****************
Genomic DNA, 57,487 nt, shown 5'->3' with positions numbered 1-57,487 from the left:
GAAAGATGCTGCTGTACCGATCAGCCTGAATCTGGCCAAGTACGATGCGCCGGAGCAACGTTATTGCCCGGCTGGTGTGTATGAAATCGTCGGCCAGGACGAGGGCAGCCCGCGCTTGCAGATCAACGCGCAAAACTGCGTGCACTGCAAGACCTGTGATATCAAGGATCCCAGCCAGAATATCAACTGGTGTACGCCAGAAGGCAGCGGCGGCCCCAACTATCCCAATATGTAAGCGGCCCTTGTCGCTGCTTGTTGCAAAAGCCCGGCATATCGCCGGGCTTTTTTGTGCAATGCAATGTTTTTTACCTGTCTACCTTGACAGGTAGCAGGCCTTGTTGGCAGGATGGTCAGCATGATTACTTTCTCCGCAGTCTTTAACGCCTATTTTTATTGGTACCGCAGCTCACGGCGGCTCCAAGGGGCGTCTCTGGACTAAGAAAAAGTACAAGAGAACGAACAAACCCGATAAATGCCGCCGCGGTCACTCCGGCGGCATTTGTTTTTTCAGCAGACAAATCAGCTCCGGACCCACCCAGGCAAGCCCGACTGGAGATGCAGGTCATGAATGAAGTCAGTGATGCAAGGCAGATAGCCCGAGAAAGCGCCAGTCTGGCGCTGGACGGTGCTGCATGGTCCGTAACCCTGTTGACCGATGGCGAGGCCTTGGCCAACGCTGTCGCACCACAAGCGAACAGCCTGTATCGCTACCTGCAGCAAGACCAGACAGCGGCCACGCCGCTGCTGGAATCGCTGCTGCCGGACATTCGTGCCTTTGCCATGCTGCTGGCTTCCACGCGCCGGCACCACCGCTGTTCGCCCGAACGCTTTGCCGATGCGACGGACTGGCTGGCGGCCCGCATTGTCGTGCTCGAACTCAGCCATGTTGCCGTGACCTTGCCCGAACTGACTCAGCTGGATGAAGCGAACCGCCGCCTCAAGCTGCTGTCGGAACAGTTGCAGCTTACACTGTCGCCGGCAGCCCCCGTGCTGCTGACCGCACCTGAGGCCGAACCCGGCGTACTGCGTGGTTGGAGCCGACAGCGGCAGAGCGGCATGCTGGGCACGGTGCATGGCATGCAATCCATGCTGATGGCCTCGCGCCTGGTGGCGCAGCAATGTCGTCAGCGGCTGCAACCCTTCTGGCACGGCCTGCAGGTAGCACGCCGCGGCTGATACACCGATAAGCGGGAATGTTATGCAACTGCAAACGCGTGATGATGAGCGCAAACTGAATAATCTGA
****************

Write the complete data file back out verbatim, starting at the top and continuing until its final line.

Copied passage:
Genomic DNA, 57,487 nt, shown 5'->3' with positions numbered 1-57,487 from the left:
GAAAGATGCTGCTGTACCGATCAGCCTGAATCTGGCCAAGTACGATGCGCCGGAGCAACGTTATTGCCCGGCTGGTGTGTATGAAATCGTCGGCCAGGACGAGGGCAGCCCGCGCTTGCAGATCAACGCGCAAAACTGCGTGCACTGCAAGACCTGTGATATCAAGGATCCCAGCCAGAATATCAACTGGTGTACGCCAGAAGGCAGCGGCGGCCCCAACTATCCCAATATGTAAGCGGCCCTTGTCGCTGCTTGTTGCAAAAGCCCGGCATATCGCCGGGCTTTTTTGTGCAATGCAATGTTTTTTACCTGTCTACCTTGACAGGTAGCAGGCCTTGTTGGCAGGATGGTCAGCATGATTACTTTCTCCGCAGTCTTTAACGCCTATTTTTATTGGTACCGCAGCTCACGGCGGCTCCAAGGGGCGTCTCTGGACTAAGAAAAAGTACAAGAGAACGAACAAACCCGATAAATGCCGCCGCGGTCACTCCGGCGGCATTTGTTTTTTCAGCAGACAAATCAGCTCCGGACCCACCCAGGCAAGCCCGACTGGAGATGCAGGTCATGAATGAAGTCAGTGATGCAAGGCAGATAGCCCGAGAAAGCGCCAGTCTGGCGCTGGACGGTGCTGCATGGTCCGTAACCCTGTTGACCGATGGCGAGGCCTTGGCCAACGCTGTCGCACCACAAGCGAACAGCCTGTATCGCTACCTGCAGCAAGACCAGACAGCGGCCACGCCGCTGCTGGAATCGCTGCTGCCGGACATTCGTGCCTTTGCCATGCTGCTGGCTTCCACGCGCCGGCACCACCGCTGTTCGCCCGAACGCTTTGCCGATGCGACGGACTGGCTGGCGGCCCGCATTGTCGTGCTCGAACTCAGCCATGTTGCCGTGACCTTGCCCGAACTGACTCAGCTGGATGAAGCGAACCGCCGCCTCAAGCTGCTGTCGGAACAGTTGCAGCTTACACTGTCGCCGGCAGCCCCCGTGCTGCTGACCGCACCTGAGGCCGAACCCGGCGTACTGCGTGGTTGGAGCCGACAGCGGCAGAGCGGCATGCTGGGCACGGTGCATGGCATGCAATCCATGCTGATGGCCTCGCGCCTGGTGGCGCAGCAATGTCGTCAGCGGCTGCAACCCTTCTGGCACGGCCTGCAGGTAGCACGCCGCGGCTGATACACCGATAAGCGGGAATGTTATGCAACTGCAAACGCGTGATGATGAGCGCAAACTGAATAATCTGA